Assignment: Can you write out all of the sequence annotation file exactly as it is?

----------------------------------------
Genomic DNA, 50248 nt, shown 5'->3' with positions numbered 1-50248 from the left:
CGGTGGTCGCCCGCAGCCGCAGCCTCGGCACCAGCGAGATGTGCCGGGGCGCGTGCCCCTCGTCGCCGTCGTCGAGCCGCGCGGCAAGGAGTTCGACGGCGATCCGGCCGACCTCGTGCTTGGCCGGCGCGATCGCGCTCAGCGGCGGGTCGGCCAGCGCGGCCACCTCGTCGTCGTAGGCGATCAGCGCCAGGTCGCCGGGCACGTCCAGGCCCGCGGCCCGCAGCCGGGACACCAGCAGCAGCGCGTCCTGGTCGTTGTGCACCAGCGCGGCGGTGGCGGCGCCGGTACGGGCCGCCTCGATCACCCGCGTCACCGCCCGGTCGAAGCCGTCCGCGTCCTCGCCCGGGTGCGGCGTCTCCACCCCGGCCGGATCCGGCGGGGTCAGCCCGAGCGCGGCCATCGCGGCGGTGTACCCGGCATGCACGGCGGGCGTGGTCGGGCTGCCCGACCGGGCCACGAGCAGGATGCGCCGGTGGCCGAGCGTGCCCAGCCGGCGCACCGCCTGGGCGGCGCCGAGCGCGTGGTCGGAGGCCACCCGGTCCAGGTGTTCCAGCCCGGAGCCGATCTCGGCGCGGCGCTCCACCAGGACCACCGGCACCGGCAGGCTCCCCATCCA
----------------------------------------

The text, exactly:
Genomic DNA, 50248 nt, shown 5'->3' with positions numbered 1-50248 from the left:
CGGTGGTCGCCCGCAGCCGCAGCCTCGGCACCAGCGAGATGTGCCGGGGCGCGTGCCCCTCGTCGCCGTCGTCGAGCCGCGCGGCAAGGAGTTCGACGGCGATCCGGCCGACCTCGTGCTTGGCCGGCGCGATCGCGCTCAGCGGCGGGTCGGCCAGCGCGGCCACCTCGTCGTCGTAGGCGATCAGCGCCAGGTCGCCGGGCACGTCCAGGCCCGCGGCCCGCAGCCGGGACACCAGCAGCAGCGCGTCCTGGTCGTTGTGCACCAGCGCGGCGGTGGCGGCGCCGGTACGGGCCGCCTCGATCACCCGCGTCACCGCCCGGTCGAAGCCGTCCGCGTCCTCGCCCGGGTGCGGCGTCTCCACCCCGGCCGGATCCGGCGGGGTCAGCCCGAGCGCGGCCATCGCGGCGGTGTACCCGGCATGCACGGCGGGCGTGGTCGGGCTGCCCGACCGGGCCACGAGCAGGATGCGCCGGTGGCCGAGCGTGCCCAGCCGGCGCACCGCCTGGGCGGCGCCGAGCGCGTGGTCGGAGGCCACCCGGTCCAGGTGTTCCAGCCCGGAGCCGATCTCGGCGCGGCGCTCCACCAGGACCACCGGCACCGGCAGGCTCCCCATCCA